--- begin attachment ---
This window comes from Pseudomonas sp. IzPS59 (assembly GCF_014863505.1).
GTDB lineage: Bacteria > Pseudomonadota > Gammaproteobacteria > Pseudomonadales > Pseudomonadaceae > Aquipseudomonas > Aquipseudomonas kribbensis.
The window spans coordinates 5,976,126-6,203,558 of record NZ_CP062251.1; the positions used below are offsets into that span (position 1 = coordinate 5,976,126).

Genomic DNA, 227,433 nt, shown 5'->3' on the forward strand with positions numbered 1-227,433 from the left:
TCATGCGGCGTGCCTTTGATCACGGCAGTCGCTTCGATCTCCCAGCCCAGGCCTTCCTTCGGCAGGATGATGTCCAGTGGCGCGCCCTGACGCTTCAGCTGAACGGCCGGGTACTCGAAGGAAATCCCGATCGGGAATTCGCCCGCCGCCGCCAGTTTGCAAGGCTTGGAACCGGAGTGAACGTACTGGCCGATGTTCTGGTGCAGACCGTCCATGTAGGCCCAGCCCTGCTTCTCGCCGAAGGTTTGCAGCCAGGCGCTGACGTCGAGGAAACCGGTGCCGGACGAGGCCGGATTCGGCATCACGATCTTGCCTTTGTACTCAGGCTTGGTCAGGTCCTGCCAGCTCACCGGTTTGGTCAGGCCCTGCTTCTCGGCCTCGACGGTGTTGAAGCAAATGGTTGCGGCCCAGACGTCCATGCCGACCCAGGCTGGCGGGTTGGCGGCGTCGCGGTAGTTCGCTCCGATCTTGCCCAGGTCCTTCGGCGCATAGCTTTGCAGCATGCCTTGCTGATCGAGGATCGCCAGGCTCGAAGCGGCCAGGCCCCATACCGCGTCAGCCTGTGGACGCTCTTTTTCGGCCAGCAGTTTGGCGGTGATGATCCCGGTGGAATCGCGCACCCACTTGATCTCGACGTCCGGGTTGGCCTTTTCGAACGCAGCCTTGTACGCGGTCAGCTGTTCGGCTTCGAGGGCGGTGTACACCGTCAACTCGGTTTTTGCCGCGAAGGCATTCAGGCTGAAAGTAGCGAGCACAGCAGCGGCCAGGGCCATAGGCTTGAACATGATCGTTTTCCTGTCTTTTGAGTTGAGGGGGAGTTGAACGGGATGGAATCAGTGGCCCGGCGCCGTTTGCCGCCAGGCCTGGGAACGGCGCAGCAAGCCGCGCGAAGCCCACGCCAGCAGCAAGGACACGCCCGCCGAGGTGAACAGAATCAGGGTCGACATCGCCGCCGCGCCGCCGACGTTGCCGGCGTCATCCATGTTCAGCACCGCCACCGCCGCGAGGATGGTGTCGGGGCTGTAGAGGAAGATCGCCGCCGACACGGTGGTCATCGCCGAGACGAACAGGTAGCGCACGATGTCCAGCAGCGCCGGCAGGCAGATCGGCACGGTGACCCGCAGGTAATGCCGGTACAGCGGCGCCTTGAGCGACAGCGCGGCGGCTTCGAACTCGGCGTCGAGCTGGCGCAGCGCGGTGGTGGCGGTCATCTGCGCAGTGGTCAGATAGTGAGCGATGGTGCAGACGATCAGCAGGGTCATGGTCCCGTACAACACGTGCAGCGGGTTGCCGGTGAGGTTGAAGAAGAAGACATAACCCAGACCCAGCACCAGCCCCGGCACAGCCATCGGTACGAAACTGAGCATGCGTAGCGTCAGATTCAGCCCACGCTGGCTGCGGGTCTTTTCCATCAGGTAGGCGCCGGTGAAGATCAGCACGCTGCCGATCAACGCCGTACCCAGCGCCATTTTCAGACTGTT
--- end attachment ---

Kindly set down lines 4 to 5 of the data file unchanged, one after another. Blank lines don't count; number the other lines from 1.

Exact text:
Genomic DNA, 227,433 nt, shown 5'->3' on the forward strand with positions numbered 1-227,433 from the left:
TCATGCGGCGTGCCTTTGATCACGGCAGTCGCTTCGATCTCCCAGCCCAGGCCTTCCTTCGGCAGGATGATGTCCAGTGGCGCGCCCTGACGCTTCAGCTGAACGGCCGGGTACTCGAAGGAAATCCCGATCGGGAATTCGCCCGCCGCCGCCAGTTTGCAAGGCTTGGAACCGGAGTGAACGTACTGGCCGATGTTCTGGTGCAGACCGTCCATGTAGGCCCAGCCCTGCTTCTCGCCGAAGGTTTGCAGCCAGGCGCTGACGTCGAGGAAACCGGTGCCGGACGAGGCCGGATTCGGCATCACGATCTTGCCTTTGTACTCAGGCTTGGTCAGGTCCTGCCAGCTCACCGGTTTGGTCAGGCCCTGCTTCTCGGCCTCGACGGTGTTGAAGCAAATGGTTGCGGCCCAGACGTCCATGCCGACCCAGGCTGGCGGGTTGGCGGCGTCGCGGTAGTTCGCTCCGATCTTGCCCAGGTCCTTCGGCGCATAGCTTTGCAGCATGCCTTGCTGATCGAGGATCGCCAGGCTCGAAGCGGCCAGGCCCCATACCGCGTCAGCCTGTGGACGCTCTTTTTCGGCCAGCAGTTTGGCGGTGATGATCCCGGTGGAATCGCGCACCCACTTGATCTCGACGTCCGGGTTGGCCTTTTCGAACGCAGCCTTGTACGCGGTCAGCTGTTCGGCTTCGAGGGCGGTGTACACCGTCAACTCGGTTTTTGCCGCGAAGGCATTCAGGCTGAAAGTAGCGAGCACAGCAGCGGCCAGGGCCATAGGCTTGAACATGATCGTTTTCCTGTCTTTTGAGTTGAGGGGGAGTTGAACGGGATGGAATCAGTGGCCCGGCGCCGTTTGCCGCCAGGCCTGGGAACGGCGCAGCAAGCCGCGCGAAGCCCACGCCAGCAGCAAGGACACGCCCGCCGAGGTGAACAGAATCAGGGTCGACATCGCCGCCGCGCCGCCGACGTTGCCGGCGTCATCCATGTTCAGCACCGCCACCGCCGCGAGGATGGTGTCGGGGCTGTAGAGGAAGATCGCCGCCGACACGGTGGTCATCGCCGAGACGAACAGGTAGCGCACGATGTCCAGCAGCGCCGGCAGGCAGATCGGCACGGTGACCCGCAGGTAATGCCGGTACAGCGGCGCCTTGAGCGACAGCGCGGCGGCTTCGAACTCGGCGTCGAGCTGGCGCAGCGCGGTGGTGGCGGTCATCTGCGCAGTGGTCAGATAGTGAGCGATGGTGCAGACGATCAGCAGGGTCATGGTCCCGTACAACACGTGCAGCGGGTTGCCGGTGAGGTTGAAGAAGAAGACATAACCCAGACCCAGCACCAGCCCCGGCACAGCCATCGGTACGAAACTGAGCATGCGTAGCGTCAGATTCAGCCCACGCTGGCTGCGGGTCTTTTCCATCAGGTAGGCGCCGGTGAAGATCAGCACGCTGCCGATCAACGCCGTACCCAGCGCCATTTTCAGACTGTT